The Eklutna Project
(Second Draft)
Wm. Joe Simonds

Table of Contents

The Eklutna Project
Project Location
Historic Setting
Project Authorization
Construction History
Post-Construction History
Settlement of Project Lands
Uses of Project Water

The Eklutna Project

By 1950, the boom in American growth and expansion had reached the far northern territory of Alaska. People were pouring into the once desolate and isolated regions. Population increases of more than 500 percent in as little has eight years had stretched the ability of regional providers to supply needed services to the many thousands of new residents. Hundreds of new homes were without electrical service, and business developers, concerned about the critical lack of power, canceled plans for expansion. The future of Anchorage and the surrounding region was in question, and the Bureau of Reclamation held the answer.

Project Location

The Eklutna Project is located in south-central Alaska about 30 miles northeast of Anchorage midway between Anchorage and the Matanuska Valley, Alaska's most fertile agricultural region. Eklutna Lake lies in a glacial valley in the Chugach Mountains. The Indian village of Eklutna for which the lake and project are named lies 26 miles northeast of Anchorage on the Knik Arm, an inland extension of the Cook Inlet. Eklutna Lake is fed by the waters of Eklutna Creek which begins its journey to Knik Arm some 27 miles upstream from the lake. The climate of the region is considered typical for Alaska although the Anchorage area is usually warmer than the interior regions. Average temperatures range from 11 degrees in January to 57 degrees in July. Precipitation averages between 14 and 16 inches, with the majority falling during the late summer.(1)

Historic Setting

The native populations in the region of the Cook Inlet in southwestern Alaska have never lived in complete isolation. Extensive trade networks with the exchange of goods and ideas existed throughout Alaska long before the first non-natives discovered the region in the mid-1700s. The primary inhabitants of the Cook Inlet region are the Tanaina, a branch of Athapaskan Indians that are found throughout Alaska and western Canada. The Tanaina share many cultural similarities with other nearby Athapaskan groups such as the Eyak and Tlingit. In addition to trade, warfare between the Tanaina and other native groups, usually Eskimos, was common with slaves being taken by both sides.(2)

Alaska was discovered by the Russians in 1741. Initially, the Russians confined their activities to the Aleutian Islands, establishing trade networks there. In 1784, the Shelikhov-Golikov Company established a fortified outpost on Kodiak Island near Three Saints Bay. Two years later, the rival Lebedev-Lastochkin Company established a post on the Kenai Peninsula. In 1891, they constructed a second post near the mouth of the Kenai River. For several years, the two rival companies engaged in amicable competition that later developed into hostility and raiding. In 1799, the Shelikhov-Golikov Company was reorganized as the Russian-American Company and, under imperial charter, was granted exclusive right to trade in and occupation of all Russian possessions in North America. By 1800, the Lebedev-Lastochkin Company, burdened by financial difficulties, had abandoned its last foothold in North America to the Russian-American Company.(3)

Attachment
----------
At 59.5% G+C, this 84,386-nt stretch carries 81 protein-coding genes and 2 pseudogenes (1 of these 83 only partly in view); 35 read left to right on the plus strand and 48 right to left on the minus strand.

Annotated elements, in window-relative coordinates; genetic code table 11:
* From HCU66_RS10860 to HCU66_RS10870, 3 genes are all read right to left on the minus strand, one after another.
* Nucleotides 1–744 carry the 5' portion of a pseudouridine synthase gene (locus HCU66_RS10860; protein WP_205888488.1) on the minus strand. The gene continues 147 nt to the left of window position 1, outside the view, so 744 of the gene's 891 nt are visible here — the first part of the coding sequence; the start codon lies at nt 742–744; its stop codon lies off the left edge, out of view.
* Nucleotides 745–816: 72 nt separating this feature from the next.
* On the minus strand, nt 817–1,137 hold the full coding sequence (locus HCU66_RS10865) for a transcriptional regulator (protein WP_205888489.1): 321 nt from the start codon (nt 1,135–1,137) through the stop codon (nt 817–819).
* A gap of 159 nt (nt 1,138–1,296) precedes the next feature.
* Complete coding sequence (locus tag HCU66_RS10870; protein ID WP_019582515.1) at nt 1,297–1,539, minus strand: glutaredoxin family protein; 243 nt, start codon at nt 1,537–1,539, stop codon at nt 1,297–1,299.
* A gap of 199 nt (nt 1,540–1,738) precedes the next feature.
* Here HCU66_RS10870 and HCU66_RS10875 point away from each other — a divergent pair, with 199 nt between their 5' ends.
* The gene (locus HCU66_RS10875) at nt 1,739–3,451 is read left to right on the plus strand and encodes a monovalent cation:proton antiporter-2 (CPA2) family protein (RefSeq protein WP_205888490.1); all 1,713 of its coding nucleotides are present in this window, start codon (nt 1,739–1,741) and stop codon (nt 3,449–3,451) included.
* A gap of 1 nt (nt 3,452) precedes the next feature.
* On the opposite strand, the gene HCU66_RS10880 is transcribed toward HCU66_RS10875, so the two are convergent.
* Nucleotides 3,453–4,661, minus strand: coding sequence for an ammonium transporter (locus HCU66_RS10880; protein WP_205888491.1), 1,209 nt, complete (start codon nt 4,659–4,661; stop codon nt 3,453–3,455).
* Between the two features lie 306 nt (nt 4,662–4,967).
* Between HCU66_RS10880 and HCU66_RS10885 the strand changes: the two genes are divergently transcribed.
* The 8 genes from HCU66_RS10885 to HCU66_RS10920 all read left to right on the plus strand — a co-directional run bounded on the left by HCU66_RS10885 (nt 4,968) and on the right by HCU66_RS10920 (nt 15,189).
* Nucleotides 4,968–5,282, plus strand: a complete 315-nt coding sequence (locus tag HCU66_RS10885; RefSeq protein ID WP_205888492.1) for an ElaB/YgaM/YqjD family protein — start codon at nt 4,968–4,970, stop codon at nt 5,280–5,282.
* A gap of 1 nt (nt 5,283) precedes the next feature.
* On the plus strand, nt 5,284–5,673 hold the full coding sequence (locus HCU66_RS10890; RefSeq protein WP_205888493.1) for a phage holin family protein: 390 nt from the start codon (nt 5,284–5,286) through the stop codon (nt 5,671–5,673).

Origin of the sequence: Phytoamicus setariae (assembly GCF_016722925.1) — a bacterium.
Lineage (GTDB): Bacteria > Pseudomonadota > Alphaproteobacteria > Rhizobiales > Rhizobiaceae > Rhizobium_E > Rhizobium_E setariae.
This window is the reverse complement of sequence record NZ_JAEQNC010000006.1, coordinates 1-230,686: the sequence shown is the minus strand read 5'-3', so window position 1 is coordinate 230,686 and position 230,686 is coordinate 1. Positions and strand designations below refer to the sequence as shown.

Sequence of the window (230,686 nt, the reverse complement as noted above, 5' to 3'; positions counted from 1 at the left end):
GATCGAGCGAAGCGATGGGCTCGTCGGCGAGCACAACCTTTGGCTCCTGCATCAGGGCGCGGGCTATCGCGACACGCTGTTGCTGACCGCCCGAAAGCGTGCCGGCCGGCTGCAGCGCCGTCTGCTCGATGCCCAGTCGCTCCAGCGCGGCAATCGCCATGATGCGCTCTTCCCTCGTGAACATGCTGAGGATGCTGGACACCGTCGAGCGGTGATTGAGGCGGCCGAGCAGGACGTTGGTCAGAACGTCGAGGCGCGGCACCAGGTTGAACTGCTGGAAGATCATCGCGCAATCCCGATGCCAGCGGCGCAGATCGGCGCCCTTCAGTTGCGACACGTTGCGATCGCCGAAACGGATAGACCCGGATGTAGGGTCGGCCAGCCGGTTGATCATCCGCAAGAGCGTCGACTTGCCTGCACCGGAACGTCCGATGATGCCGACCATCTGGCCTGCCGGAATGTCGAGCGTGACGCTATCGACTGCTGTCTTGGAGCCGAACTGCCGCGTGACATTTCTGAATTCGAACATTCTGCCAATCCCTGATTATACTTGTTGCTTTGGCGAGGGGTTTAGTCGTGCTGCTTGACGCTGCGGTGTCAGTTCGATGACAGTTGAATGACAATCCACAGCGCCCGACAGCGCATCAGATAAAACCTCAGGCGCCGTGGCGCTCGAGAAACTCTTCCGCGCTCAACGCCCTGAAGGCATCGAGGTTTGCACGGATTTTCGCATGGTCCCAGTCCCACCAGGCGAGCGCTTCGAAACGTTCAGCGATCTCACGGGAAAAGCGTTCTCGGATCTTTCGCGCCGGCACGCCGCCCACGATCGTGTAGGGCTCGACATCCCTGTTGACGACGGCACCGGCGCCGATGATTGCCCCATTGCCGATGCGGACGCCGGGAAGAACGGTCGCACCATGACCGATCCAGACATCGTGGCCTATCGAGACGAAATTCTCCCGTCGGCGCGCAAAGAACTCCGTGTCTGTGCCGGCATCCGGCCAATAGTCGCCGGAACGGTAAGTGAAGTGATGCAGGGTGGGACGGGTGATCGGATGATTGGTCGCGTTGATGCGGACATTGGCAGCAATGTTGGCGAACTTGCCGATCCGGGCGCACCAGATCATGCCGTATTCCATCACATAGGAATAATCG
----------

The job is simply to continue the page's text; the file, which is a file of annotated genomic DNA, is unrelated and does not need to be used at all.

With the establishment of Russian trading posts in the Cook Inlet region, the Tanaina quickly established themselves as middlemen, coordinating trade between the Russians and other nearby native groups. Since furs had long been a primary item of trade among coastal and interior groups, developing trade between the Russians and the various native groups was relatively easy. By 1796, a trading base had been established near Lake Lliamna on the Alaskan mainland, from which Russian trade expanded into the interior regions.(4)

The early 19th century saw the rapid spread of the Russians out from the Cook Inlet Region. In 1804, the Russian-American Company founded Novo-Arkhangel'sk on Sitka Island, and in 1808, it became the Company's headquarters and the center of the Russian possessions in North America. Other posts were established in the west (Saint Michael, 1833 and Russian Mission, 1836) and northwest (Nulato, 1839).(5)

The growth of the fur industry significantly altered the native way of life. With the increase in fur trapping, less time was spent on other economic activities, leading to an increased dependance on trade for food and other items. The use of skin clothing was quickly replaced by clothing made of fabric, and firearms replaced the bow and lance. As a result of increased reliance upon trade for food and other material needs, the native groups became more and more associated with the trading post, often settling nearby.(6)